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1 December 2007 DIET, GROWTH, BODY SIZE, AND REPRODUCTIVE POTENTIAL OF THE TEXAS RIVER COOTER (PSEUDEMYS TEXANA) IN THE SOUTH LLANO RIVER, TEXAS
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Abstract

I studied diet and life-history attributes of a population of the Texas river cooter (Pseudemys texana) in the South Llano River, a southern tributary of the Colorado drainage in southcentral Texas. Turtles were primarily herbivorous, consistent with other reports of diets of Pseudemys spp. Volumes of samples from flushing stomachs did not show the expected 3∶1 log-log correlation with length of plastron, suggesting that the technique may vary in reliability as a function of body size. Length of plastron ranged from 78 to 161 mm in adult males and from 213 to 241 mm in adult females. Four clutches averaged 8.4 eggs, which averaged 41.9 mm in length and 26.9 mm in width. Compared to congeners, P. texana is small-bodied with large eggs and a high degree of sexual dimorphism in size. Data from other populations of P. texana suggest that the turtles in the South Llano are exceptionally small-bodied.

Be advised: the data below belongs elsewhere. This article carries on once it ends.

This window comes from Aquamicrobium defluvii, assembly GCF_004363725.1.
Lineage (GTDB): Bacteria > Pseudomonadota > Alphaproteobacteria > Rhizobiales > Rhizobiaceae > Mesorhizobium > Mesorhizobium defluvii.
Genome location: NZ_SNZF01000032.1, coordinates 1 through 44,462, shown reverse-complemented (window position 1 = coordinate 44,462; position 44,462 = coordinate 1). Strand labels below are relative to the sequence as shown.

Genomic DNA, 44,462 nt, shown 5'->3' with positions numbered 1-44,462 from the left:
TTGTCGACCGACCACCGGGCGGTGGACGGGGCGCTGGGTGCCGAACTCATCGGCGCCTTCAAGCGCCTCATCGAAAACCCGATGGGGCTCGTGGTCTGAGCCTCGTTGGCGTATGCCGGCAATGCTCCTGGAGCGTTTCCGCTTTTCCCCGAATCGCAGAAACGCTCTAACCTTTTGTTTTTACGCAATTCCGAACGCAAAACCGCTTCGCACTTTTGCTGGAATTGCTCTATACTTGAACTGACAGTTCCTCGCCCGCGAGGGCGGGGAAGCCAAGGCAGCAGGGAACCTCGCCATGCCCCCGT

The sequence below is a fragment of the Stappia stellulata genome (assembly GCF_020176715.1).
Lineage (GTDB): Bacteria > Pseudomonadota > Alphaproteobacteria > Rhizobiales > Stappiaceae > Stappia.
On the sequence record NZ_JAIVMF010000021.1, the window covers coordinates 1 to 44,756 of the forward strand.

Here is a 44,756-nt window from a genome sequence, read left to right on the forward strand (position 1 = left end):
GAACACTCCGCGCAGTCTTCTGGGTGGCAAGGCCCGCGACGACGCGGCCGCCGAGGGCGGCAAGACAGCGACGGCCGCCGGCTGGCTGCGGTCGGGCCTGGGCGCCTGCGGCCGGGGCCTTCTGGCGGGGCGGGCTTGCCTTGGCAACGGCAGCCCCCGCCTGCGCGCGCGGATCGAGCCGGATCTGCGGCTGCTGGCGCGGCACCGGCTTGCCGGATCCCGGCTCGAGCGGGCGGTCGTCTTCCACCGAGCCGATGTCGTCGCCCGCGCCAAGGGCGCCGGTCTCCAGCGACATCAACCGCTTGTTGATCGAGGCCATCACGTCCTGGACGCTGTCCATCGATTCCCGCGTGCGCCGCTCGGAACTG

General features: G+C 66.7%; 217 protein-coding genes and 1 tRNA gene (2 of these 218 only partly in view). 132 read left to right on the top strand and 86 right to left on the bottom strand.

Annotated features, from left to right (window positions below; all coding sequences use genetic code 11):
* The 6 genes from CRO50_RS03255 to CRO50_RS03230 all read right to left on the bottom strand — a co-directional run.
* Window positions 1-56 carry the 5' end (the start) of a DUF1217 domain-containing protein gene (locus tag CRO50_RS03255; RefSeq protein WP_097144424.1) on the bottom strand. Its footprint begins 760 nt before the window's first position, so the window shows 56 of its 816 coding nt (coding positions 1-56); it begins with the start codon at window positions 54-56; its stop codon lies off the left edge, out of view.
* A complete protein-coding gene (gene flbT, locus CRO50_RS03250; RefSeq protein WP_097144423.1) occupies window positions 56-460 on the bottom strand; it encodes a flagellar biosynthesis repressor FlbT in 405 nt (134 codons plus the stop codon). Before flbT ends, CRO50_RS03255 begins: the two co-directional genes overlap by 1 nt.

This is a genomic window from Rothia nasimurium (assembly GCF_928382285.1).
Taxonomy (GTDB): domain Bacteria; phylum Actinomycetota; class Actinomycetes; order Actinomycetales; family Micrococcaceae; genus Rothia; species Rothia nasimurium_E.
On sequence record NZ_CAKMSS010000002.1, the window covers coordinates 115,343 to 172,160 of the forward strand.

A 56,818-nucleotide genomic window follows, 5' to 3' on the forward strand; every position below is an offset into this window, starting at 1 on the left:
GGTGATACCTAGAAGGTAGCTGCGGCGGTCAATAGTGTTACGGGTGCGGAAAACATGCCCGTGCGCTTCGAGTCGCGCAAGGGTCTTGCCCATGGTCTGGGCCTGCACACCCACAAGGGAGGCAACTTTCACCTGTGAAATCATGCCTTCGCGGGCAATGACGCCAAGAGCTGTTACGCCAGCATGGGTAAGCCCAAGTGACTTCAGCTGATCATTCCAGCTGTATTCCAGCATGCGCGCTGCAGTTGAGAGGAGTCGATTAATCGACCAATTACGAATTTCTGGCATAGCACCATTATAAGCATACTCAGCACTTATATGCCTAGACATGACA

Peter V. Lindeman "DIET, GROWTH, BODY SIZE, AND REPRODUCTIVE POTENTIAL OF THE TEXAS RIVER COOTER (PSEUDEMYS TEXANA) IN THE SOUTH LLANO RIVER, TEXAS," The Southwestern Naturalist 52(4), 586-594, (1 December 2007). https://doi.org/10.1894/0038-4909(2007)52[586:DGBSAR]2.0.CO;2
Received: 5 November 2004; Accepted: 1 March 2007; Published: 1 December 2007
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